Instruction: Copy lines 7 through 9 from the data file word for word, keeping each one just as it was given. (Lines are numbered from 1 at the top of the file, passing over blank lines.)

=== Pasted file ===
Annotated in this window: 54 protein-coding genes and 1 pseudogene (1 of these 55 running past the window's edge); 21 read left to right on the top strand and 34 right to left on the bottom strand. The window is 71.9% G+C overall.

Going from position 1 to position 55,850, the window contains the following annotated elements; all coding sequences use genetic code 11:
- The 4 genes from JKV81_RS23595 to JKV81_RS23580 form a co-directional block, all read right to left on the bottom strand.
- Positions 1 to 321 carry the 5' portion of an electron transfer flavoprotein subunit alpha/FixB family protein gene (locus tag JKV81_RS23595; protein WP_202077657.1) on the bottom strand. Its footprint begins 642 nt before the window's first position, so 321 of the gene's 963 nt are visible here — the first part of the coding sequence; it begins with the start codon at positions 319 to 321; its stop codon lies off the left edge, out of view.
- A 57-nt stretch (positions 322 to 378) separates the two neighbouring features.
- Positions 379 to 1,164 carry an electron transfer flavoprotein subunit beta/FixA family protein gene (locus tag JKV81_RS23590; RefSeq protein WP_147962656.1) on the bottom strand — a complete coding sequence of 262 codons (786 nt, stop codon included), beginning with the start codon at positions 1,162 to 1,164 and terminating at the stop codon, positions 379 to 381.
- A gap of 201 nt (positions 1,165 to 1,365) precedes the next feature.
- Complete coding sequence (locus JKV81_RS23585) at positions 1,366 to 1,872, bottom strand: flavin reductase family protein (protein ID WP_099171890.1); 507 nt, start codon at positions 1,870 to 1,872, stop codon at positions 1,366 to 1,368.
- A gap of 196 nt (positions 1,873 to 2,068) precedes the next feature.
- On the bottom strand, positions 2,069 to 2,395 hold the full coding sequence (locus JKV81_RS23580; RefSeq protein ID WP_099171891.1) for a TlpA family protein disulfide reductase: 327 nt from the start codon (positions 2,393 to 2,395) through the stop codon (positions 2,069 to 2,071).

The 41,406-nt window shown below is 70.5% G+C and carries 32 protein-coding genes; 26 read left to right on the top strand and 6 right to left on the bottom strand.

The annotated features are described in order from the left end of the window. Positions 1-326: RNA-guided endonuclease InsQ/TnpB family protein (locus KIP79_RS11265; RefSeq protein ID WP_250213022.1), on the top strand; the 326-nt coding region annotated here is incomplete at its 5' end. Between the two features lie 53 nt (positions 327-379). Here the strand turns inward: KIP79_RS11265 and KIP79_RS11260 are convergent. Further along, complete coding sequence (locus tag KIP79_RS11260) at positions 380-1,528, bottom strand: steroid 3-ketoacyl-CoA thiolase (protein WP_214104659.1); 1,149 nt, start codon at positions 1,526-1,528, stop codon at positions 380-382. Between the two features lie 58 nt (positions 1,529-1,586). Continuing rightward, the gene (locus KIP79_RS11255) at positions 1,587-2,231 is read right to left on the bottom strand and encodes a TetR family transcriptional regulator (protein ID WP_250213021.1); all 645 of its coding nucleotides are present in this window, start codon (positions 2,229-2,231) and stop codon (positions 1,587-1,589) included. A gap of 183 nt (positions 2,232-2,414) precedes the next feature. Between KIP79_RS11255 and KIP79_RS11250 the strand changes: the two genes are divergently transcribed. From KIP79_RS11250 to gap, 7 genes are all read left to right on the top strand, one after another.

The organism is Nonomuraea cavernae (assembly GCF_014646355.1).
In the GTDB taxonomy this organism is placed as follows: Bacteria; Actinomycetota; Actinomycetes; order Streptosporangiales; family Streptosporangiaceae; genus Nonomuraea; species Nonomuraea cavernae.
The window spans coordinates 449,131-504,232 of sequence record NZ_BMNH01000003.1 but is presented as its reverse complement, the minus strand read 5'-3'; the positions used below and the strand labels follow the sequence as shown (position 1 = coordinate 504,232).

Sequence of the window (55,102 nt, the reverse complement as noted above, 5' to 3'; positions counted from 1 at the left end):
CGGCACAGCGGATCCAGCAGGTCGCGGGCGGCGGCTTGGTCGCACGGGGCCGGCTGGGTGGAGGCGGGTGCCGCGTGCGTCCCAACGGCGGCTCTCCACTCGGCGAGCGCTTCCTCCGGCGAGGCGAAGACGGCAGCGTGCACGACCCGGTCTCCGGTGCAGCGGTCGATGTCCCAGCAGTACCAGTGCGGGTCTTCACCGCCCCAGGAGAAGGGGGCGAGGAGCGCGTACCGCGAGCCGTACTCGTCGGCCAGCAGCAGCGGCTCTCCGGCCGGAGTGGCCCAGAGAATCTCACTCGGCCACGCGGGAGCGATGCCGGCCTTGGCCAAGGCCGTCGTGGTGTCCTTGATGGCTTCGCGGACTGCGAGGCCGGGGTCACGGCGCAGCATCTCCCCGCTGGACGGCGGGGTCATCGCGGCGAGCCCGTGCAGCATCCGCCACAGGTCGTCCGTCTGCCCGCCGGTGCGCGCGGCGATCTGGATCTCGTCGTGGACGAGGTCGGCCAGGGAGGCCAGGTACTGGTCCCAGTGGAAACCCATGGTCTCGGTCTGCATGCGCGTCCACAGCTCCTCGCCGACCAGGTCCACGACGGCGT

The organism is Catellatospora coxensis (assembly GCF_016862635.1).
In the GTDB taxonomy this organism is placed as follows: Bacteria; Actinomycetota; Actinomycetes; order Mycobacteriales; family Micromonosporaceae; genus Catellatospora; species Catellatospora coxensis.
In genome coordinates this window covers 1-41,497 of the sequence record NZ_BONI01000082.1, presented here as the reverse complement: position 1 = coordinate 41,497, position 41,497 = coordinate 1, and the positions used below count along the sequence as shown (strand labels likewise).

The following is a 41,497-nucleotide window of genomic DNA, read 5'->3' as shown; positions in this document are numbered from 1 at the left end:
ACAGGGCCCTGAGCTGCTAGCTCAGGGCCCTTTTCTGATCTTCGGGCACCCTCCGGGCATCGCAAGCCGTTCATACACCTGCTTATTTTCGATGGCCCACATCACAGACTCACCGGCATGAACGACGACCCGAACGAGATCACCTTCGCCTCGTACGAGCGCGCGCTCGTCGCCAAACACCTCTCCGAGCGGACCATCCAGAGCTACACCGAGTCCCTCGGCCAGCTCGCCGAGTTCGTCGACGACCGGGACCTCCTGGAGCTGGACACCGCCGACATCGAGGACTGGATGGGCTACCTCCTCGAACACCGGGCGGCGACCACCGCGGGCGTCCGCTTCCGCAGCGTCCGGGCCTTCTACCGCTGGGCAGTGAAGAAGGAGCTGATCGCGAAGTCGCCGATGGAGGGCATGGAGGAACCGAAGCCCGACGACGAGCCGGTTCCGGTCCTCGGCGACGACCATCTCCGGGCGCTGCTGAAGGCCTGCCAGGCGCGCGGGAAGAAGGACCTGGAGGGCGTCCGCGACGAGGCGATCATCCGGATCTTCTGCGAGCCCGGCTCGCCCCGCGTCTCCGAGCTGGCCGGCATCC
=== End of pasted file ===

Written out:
- A gap of 201 nt (positions 1,165 to 1,365) precedes the next feature.
- Complete coding sequence (locus JKV81_RS23585) at positions 1,366 to 1,872, bottom strand: flavin reductase family protein (protein ID WP_099171890.1); 507 nt, start codon at positions 1,870 to 1,872, stop codon at positions 1,366 to 1,368.
- A gap of 196 nt (positions 1,873 to 2,068) precedes the next feature.